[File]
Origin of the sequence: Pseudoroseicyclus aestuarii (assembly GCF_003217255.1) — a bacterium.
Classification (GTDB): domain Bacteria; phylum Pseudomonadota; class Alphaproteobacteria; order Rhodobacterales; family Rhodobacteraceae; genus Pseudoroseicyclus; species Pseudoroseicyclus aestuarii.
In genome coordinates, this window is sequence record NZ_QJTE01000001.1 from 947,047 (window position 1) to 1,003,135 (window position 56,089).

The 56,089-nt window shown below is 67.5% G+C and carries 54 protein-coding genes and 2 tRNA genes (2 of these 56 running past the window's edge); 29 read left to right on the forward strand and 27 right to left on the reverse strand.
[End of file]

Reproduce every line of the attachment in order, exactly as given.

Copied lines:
Origin of the sequence: Pseudoroseicyclus aestuarii (assembly GCF_003217255.1) — a bacterium.
Classification (GTDB): domain Bacteria; phylum Pseudomonadota; class Alphaproteobacteria; order Rhodobacterales; family Rhodobacteraceae; genus Pseudoroseicyclus; species Pseudoroseicyclus aestuarii.
In genome coordinates, this window is sequence record NZ_QJTE01000001.1 from 947,047 (window position 1) to 1,003,135 (window position 56,089).

The 56,089-nt window shown below is 67.5% G+C and carries 54 protein-coding genes and 2 tRNA genes (2 of these 56 running past the window's edge); 29 read left to right on the forward strand and 27 right to left on the reverse strand.